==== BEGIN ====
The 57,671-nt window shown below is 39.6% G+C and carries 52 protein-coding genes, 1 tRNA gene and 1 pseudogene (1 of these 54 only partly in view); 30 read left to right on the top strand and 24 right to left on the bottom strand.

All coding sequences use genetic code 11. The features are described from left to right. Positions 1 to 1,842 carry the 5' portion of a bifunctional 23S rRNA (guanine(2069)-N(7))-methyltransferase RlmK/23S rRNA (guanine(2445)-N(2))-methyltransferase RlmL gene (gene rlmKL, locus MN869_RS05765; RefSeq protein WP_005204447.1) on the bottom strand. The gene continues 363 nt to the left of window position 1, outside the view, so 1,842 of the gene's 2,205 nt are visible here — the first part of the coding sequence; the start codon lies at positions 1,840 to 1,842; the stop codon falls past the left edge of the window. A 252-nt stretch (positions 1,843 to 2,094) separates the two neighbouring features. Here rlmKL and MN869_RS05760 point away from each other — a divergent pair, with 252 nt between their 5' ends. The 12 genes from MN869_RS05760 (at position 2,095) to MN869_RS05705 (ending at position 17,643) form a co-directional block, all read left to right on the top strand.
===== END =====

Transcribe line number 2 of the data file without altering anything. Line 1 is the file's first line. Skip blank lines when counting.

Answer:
All coding sequences use genetic code 11. The features are described from left to right. Positions 1 to 1,842 carry the 5' portion of a bifunctional 23S rRNA (guanine(2069)-N(7))-methyltransferase RlmK/23S rRNA (guanine(2445)-N(2))-methyltransferase RlmL gene (gene rlmKL, locus MN869_RS05765; RefSeq protein WP_005204447.1) on the bottom strand. The gene continues 363 nt to the left of window position 1, outside the view, so 1,842 of the gene's 2,205 nt are visible here — the first part of the coding sequence; the start codon lies at positions 1,840 to 1,842; the stop codon falls past the left edge of the window. A 252-nt stretch (positions 1,843 to 2,094) separates the two neighbouring features. Here rlmKL and MN869_RS05760 point away from each other — a divergent pair, with 252 nt between their 5' ends. The 12 genes from MN869_RS05760 (at position 2,095) to MN869_RS05705 (ending at position 17,643) form a co-directional block, all read left to right on the top strand.